The scar that the First World War left on the history of the twentieth century is almost immeasurable. Even now, divided from those events by almost a century, the names of the battles fought in that conflict - the Somme, Verdun, Passendale, Vimy Ridge, Gallipoli - are still capable of haunting the imagination and have become bywords for slaughter on a near inconceivable scale and suffering of a level that seems almost beyond human endurance. Even now, it is near impossible not to be moved by the memories of the very last surviving veterans of that conflict.
The First World War is instructive for those considering technology. It was the perverted conclusion of an optimistic period in human history, where new technology was regarded as a great social good, fuelling economic growth, curing disease, making life easier and creating the first mass consumption economies. However, the same technology and associated modes of production could be turned to more malevolent purposes - the machine gun, poison gas, artillery and the bomber plane were as much a product of industrialisation as were the steam train, vaccines, the Hoover and the Ford Model T. The scale of production employed in the war was quite staggering. To take one example, by the end of the conflict, the total amount of barbed wire on the 400-miles of the Western Front would have stretched around the equator four-and-a-half times. The growing technological and industrial capabilities of the developed world had long outstripped the capabilities of leaders and generals to understand the destructive potential of their states when coupled with those new technologies. And the supreme, tragic irony: technology that had been developed in the name of progress ultimately had exactly the opposite impact - it reduced men to living in the blasted, blooded earth, surviving in the most bestial conditions.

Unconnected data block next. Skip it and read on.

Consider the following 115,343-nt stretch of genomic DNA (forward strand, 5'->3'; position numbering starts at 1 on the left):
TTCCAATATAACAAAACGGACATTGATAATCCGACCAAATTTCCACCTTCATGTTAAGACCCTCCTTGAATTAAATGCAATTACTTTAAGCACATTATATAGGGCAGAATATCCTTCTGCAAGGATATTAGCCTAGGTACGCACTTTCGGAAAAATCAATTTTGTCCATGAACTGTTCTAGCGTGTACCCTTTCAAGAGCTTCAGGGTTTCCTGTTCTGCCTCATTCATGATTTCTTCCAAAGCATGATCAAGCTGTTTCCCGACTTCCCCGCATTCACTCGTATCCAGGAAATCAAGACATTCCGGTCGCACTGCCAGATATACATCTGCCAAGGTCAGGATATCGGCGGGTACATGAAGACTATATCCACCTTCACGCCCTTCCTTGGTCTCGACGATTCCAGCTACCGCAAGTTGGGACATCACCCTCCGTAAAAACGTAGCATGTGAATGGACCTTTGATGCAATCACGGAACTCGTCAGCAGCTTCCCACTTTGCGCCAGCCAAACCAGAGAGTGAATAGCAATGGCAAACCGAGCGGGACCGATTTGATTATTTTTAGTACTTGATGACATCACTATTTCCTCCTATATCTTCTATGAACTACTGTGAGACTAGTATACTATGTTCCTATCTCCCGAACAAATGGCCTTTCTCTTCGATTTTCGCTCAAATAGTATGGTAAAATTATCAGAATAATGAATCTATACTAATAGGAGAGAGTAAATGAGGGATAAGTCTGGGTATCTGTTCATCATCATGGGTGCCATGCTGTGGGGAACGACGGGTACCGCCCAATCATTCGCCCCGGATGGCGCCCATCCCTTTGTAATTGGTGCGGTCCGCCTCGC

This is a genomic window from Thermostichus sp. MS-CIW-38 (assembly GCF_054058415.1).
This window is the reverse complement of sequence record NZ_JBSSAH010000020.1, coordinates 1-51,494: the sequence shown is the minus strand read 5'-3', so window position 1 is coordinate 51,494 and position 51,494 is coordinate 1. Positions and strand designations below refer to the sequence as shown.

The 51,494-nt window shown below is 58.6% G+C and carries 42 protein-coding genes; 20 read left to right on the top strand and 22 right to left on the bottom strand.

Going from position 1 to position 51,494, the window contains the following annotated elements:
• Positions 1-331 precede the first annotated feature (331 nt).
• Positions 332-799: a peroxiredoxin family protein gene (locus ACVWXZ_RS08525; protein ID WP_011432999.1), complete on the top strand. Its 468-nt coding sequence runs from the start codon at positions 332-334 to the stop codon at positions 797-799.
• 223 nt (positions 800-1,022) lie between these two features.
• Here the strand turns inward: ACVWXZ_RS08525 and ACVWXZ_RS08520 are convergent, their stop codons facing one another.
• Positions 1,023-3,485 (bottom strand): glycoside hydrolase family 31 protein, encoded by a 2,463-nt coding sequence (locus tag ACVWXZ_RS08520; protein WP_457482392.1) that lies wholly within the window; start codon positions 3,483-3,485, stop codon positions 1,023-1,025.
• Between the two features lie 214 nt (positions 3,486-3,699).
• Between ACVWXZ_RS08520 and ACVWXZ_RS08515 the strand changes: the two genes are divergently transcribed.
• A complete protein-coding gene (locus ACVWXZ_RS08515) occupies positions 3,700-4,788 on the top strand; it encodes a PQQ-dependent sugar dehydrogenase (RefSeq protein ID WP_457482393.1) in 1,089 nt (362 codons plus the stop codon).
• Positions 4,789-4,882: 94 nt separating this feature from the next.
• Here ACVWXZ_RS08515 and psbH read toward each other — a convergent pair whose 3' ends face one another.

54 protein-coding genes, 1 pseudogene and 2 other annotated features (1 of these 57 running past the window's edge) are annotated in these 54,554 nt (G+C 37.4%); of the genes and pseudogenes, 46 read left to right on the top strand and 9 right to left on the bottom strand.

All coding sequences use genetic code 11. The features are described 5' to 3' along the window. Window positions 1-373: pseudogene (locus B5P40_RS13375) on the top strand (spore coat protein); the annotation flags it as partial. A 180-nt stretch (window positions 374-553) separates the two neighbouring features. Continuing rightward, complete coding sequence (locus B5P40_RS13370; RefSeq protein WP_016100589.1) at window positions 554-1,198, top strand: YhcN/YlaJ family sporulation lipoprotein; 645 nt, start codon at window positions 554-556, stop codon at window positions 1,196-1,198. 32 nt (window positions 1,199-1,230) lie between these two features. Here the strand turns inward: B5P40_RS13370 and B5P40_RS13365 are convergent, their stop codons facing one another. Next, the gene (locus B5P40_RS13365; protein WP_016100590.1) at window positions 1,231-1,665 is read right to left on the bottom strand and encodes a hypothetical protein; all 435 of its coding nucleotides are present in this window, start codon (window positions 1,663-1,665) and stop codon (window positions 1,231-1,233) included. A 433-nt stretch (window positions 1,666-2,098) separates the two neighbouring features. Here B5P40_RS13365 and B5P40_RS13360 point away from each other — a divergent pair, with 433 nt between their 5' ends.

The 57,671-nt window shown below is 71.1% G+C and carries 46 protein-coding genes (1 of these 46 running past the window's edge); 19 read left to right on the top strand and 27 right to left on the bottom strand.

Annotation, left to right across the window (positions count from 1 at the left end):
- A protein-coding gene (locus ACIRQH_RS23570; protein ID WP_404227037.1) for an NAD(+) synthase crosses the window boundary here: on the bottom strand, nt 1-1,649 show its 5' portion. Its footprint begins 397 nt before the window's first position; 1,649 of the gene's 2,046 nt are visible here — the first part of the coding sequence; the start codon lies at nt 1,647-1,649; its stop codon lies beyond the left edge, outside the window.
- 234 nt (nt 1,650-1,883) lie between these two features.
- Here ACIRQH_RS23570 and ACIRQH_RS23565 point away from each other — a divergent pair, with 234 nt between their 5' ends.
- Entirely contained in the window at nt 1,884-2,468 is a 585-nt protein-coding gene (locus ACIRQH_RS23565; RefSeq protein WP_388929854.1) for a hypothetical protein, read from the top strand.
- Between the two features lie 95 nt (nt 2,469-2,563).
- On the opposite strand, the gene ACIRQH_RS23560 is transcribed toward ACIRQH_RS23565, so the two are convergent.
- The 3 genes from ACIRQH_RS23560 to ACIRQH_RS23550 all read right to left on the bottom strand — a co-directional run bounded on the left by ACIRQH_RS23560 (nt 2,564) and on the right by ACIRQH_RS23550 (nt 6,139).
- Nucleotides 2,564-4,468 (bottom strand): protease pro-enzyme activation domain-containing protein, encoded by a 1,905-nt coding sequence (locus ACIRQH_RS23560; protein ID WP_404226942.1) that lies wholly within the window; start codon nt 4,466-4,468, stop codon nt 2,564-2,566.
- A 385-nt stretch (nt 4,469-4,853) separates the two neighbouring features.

Now we are on the cusp of a new technological epoch, possibly one as important and dramatic as the industrial revolution. Already there are signs of the potential dangers that it creates, and surely there will be more significant and damaging ones to follow in the coming decades. This isn't a call for technological conservatism or luddism, let me be clear about that. Instead, I am arguing that with technological developments comes a huge responsibility to understand the implications and ramifications of those changes, and to prepare ourselves for them. The First World War provides a terrifying example of what can happen when societies fail to do this.